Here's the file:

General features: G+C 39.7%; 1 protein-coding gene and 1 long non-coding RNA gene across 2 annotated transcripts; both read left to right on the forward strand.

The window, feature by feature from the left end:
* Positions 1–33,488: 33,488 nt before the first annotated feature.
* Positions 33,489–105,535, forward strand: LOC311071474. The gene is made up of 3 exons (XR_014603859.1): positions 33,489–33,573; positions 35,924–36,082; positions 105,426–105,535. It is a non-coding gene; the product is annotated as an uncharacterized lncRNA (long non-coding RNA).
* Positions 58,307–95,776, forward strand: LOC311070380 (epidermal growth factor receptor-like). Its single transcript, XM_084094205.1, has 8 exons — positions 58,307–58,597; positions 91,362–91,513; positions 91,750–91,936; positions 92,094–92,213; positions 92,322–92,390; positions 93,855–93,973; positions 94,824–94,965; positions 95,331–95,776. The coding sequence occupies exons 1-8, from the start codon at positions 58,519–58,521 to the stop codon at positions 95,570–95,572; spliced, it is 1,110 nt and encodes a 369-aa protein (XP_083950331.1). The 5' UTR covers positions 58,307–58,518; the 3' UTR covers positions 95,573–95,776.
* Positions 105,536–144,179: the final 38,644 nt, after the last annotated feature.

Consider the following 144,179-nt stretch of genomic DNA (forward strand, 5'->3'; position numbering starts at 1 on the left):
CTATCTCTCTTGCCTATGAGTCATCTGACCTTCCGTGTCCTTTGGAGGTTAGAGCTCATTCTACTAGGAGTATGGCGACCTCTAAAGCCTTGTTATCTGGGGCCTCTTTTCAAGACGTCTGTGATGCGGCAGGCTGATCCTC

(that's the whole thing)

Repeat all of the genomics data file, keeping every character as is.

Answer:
General features: G+C 39.7%; 1 protein-coding gene and 1 long non-coding RNA gene across 2 annotated transcripts; both read left to right on the forward strand.

The window, feature by feature from the left end:
* Positions 1–33,488: 33,488 nt before the first annotated feature.
* Positions 33,489–105,535, forward strand: LOC311071474. The gene is made up of 3 exons (XR_014603859.1): positions 33,489–33,573; positions 35,924–36,082; positions 105,426–105,535. It is a non-coding gene; the product is annotated as an uncharacterized lncRNA (long non-coding RNA).
* Positions 58,307–95,776, forward strand: LOC311070380 (epidermal growth factor receptor-like). Its single transcript, XM_084094205.1, has 8 exons — positions 58,307–58,597; positions 91,362–91,513; positions 91,750–91,936; positions 92,094–92,213; positions 92,322–92,390; positions 93,855–93,973; positions 94,824–94,965; positions 95,331–95,776. The coding sequence occupies exons 1-8, from the start codon at positions 58,519–58,521 to the stop codon at positions 95,570–95,572; spliced, it is 1,110 nt and encodes a 369-aa protein (XP_083950331.1). The 5' UTR covers positions 58,307–58,518; the 3' UTR covers positions 95,573–95,776.
* Positions 105,536–144,179: the final 38,644 nt, after the last annotated feature.

Consider the following 144,179-nt stretch of genomic DNA (forward strand, 5'->3'; position numbering starts at 1 on the left):
CTATCTCTCTTGCCTATGAGTCATCTGACCTTCCGTGTCCTTTGGAGGTTAGAGCTCATTCTACTAGGAGTATGGCGACCTCTAAAGCCTTGTTATCTGGGGCCTCTTTTCAAGACGTCTGTGATGCGGCAGGCTGATCCTC